Contemplative Psychotherapy, Buddhism, Meditation, Mindfulness and the Paramitas
Defining contemplative psychotherapy in three sentences is not easy, but if I were to explain it in a brief way I would describe it as a holistic approach to therapy that is grounded in Buddhist psychology and humanistic psychology. It honors the client as a unique, diverse person that is full of potential. The therapist helps clients identify the underlying emotions and issues in a supportive, compassionate, mindful, and non-judgemental environment.
Expanding on this definition, the therapist honors the basic goodness in each client, and through this lens helps their clients explore difficulties and successes. This often includes examining the world through the immediate therapeutic relationship as emotions and feelings come up in sessions. Through compassion and mindfulness the therapist helps clients to rediscover their basic goodness and inherent wisdom. The Buddhist ideas at their core are providing the values and the means to the release from suffering that is central in the therapist work.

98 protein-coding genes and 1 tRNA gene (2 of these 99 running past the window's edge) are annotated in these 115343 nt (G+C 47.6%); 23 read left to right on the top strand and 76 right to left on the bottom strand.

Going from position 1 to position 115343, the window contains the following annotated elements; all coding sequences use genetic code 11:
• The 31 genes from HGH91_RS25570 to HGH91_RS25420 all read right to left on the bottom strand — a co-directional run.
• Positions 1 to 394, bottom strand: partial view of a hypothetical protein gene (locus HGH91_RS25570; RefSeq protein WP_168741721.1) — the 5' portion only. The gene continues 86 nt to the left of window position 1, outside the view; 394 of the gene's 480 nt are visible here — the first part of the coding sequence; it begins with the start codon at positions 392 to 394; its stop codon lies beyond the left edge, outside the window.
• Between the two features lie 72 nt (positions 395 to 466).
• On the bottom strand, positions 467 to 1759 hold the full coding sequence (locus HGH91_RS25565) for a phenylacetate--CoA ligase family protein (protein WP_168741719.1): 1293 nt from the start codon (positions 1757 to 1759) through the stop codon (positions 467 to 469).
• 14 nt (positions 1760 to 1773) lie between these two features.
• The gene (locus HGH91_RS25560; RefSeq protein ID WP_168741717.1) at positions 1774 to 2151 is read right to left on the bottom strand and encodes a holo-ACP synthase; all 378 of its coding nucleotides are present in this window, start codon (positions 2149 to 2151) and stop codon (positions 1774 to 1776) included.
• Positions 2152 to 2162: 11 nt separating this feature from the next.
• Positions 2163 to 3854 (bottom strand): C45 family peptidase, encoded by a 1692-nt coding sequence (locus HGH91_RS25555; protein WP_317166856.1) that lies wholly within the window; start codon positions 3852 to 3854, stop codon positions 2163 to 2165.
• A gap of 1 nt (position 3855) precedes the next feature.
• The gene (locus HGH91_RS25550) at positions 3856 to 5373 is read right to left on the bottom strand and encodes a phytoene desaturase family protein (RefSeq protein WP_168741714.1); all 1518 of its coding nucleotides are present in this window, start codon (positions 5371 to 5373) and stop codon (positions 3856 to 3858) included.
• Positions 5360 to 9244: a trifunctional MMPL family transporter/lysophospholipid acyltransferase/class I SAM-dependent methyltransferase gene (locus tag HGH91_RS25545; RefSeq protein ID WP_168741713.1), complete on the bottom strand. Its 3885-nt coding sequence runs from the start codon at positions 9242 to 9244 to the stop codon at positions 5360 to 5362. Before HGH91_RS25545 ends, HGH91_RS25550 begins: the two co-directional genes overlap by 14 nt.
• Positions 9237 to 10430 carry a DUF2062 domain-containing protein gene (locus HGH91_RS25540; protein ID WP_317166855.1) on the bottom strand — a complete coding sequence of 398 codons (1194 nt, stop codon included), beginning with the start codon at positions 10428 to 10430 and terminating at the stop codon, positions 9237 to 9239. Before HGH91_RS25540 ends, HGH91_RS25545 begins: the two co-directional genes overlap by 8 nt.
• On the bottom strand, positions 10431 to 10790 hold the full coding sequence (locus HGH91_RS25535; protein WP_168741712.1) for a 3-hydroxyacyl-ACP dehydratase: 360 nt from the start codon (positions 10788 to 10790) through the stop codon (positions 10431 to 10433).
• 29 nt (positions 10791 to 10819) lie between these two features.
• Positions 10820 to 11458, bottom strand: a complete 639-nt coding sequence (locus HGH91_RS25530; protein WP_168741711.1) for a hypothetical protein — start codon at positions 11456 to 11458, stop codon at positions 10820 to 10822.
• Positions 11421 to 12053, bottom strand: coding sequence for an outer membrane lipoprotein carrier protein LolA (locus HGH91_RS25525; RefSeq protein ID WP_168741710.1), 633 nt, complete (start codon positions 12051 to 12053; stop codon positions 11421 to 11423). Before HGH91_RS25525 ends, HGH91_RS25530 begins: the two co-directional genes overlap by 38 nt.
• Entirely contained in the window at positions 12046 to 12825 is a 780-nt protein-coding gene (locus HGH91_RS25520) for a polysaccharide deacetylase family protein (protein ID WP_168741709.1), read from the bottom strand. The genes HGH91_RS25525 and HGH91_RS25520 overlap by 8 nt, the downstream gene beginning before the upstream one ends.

The Buddhist teachings about the causes of suffering are emphasizing the attachment to a fixed view of reality and ourselves as the main reasons for our suffering. Everything is forever changing, so suffering arises whenever we feel aversion to the way we see ourselves or the world. Pema Chodron (2007) says, “Because we long for certainty and something to hold onto, it’s very reassuring to believe in some permanent, external essence that underlies everything.”
The contemplative therapy sees great value in exploring everything that arises in an atmosphere of real curiosity and non-agenda. Since everything is forever changing, the therapist is careful not to try to impose fixed views on the client. The interest is on seeing the basic goodness and wisdom in each client that is underneath the ever changing nature of an illusionary identity. The Buddhist trainings of meditation such as shamatha-vipashyana, tonglen, maitri space awareness, and shempa, are all practices that prepare the contemplative therapist to be fully present with the client, to be able to be compassionate and to hold their seat.
The six paramitas are essential in the work of the contemplative therapist since they provide the values and the tools for liberation from suffering in the work of the bodhisattva. Wegela (2010) explains their importance: